Page 217 - The-History-of-the-Lancashire-Fusiliers-1914-1918-Volume-I

Basic HTML Version

I
<)0
THE LANCASHIRE FUSILIERS, I9I4-I918
should dig in on the ridge about two hundred yards beyond the farm.
"z"
Company halted at this point and began to consolidate. But
"W," seeing some Germans retreating, pursued them right across
the main St. Quentin-Le Catelet road, about eight hundred yards
beyond the farm. There they stormed a trench and engaged in
hand-to-hand fighting with the enemy, of whom they killed or
wounded more than a hundred, using the bayonet freely and
bombing dug-outs. Second-Lieutenant W. Dobinson caused many
casualties with his own hand and himself destroyed a German
machine gun. Unfortunately, the company came under machine–
gun
fire from both flanks and suffered some loss. At 5.30 a.m. they
were ordered to withdraw and to consolidate in line with
"z"
Company. The retirement was skilfully carried out by alternate
half-platoons, under cover of a Lewis gun sent out to the right
flank under Lance-Corporal
E.
Altham (who gallantly fulfilled his
task but was unfortunately killed with
all
his team as they in turn
withdrew), and also the guns of
"z"
Company as soon as the troops
had crossed back over the main road. A party of the enemy tried to
cut off "W' ' 's retreat by an attack from the south; the attempt was
frustrated, but the retirement was delayed in consequence of it .
Daylight came quickly before
"w"
had finished its movement and
it received more machine-gun and rifle fire. Duncan supervised the
consolidation of both companies, at times walking along the line
fully exposed and cheering up the men.
At 6.5 a.m.
"x"
Company was ordered forward to support the
advanced position. Capturing two German trench mortars on the
way, it established itself to the north of Les Trois Sauvages farm.
The machine-gun fire to which the new line was subjected in the
early part of the day was eventually silenced by artillery and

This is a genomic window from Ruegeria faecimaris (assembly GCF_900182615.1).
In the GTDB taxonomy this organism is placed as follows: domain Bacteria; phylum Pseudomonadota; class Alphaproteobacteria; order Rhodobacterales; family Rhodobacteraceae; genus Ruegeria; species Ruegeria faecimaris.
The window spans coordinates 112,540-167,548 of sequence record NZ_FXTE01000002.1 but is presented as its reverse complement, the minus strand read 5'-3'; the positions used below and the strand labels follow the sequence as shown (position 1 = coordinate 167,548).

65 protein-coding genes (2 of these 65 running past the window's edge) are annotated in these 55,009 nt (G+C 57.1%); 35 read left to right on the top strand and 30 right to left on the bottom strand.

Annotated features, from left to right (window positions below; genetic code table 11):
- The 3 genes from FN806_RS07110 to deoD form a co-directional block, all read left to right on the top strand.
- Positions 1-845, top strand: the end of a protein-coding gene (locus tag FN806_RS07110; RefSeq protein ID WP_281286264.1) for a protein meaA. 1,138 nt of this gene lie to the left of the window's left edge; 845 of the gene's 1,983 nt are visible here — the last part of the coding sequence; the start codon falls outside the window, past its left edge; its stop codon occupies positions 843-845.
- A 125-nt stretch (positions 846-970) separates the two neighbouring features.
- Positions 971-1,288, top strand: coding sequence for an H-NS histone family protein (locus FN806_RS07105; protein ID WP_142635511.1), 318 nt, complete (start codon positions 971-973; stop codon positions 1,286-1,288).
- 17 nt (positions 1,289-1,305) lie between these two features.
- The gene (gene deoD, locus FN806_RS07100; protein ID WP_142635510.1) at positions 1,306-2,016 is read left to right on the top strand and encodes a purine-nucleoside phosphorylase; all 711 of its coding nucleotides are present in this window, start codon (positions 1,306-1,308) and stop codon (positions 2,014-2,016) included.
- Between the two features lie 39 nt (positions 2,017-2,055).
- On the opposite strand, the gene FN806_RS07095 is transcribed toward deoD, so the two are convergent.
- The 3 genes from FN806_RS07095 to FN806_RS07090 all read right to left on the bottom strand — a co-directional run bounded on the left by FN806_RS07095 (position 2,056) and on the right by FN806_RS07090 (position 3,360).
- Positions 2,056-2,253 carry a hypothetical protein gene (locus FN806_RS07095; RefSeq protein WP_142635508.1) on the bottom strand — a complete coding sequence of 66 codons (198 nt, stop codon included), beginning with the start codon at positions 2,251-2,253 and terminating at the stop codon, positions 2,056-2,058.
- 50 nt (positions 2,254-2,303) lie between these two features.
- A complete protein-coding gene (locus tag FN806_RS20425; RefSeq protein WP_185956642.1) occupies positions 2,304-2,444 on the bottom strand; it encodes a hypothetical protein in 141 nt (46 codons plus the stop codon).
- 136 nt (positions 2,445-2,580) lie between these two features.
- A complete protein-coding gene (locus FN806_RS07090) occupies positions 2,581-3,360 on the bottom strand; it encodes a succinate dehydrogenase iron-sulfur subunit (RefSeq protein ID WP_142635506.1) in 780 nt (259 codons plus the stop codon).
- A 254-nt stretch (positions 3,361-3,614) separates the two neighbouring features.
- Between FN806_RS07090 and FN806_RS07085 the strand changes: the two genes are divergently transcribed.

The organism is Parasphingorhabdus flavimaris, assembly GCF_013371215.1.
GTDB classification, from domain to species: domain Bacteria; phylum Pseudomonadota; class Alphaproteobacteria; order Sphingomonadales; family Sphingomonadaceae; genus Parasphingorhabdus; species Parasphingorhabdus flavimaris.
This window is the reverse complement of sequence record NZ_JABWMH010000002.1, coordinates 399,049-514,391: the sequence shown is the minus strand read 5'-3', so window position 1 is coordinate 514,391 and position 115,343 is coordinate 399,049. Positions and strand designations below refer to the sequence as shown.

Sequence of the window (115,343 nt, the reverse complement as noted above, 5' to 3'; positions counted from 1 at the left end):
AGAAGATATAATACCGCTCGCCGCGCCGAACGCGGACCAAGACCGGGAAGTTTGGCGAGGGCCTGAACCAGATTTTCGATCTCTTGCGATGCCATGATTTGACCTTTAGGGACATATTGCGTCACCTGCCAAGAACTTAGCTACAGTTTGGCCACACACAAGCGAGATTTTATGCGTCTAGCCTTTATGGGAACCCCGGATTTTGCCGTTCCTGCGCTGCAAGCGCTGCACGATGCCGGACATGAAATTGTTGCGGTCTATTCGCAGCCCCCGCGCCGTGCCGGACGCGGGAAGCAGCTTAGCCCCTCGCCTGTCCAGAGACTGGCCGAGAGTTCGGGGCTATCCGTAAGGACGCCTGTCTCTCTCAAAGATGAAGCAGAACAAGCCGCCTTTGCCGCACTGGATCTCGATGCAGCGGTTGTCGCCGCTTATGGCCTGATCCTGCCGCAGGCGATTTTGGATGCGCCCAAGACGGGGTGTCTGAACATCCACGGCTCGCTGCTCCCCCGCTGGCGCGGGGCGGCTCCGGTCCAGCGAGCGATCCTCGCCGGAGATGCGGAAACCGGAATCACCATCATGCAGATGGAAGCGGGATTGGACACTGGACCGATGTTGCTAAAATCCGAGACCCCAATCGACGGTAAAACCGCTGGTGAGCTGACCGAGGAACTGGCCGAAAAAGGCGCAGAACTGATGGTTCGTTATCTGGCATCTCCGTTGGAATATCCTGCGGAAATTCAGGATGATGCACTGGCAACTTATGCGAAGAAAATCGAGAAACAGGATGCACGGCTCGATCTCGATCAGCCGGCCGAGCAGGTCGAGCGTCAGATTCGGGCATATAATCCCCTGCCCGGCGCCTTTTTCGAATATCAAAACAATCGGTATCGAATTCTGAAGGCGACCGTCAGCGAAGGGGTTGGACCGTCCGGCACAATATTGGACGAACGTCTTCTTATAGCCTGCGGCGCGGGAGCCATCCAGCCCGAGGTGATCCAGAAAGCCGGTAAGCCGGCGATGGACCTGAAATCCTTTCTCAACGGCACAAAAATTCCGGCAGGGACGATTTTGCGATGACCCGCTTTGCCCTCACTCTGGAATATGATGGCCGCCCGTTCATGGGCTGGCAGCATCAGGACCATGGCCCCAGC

machine-guns; but as the position was overlooked from ridges to
the east and south-east, it was deemed best to withdraw "W,"
"X"
and "Z" Companies at dusk, and they accordingly dug them–
selves in east of Gricourt, leaving the farm unoccupied. The day's
booty included
17
prisoners and the two mortars which have been
mentioned. The casualties were 30 men killed, 3 officers and 50
other ranks wounded, and
I
officer and
I6
other ranks missing.
The Military Cross was awarded to Captain G. A. Duncan and
Second-Lieutenant W. Dobinson, and Military Medals to Serjeant
F. Homer, Lance-Corporal
J.
Algie and Private
C.
Le Maitre.
20TH BN.
In the meanwhile, about
2,000
yards to the north of Les Trois
Sauvages, the
20th
Battalion (Lieutenant-Colonel
E.
Vaughan)
was attacking some trenches on the Pontruet ridge with the sunken
road leading from that village to Les Trois Sauvages as its final
objective. The assault was launched at 4 a.m., the difference of
half an hour between the attacks of the two battalions being due
to the brigade commander 's desire to distract the enemy's attention
away from Pontruet where, he considered , there was the best
chance of securing a decisive success. "Y" Company was in front
on the right with "X" behind it , while "W" Company supported by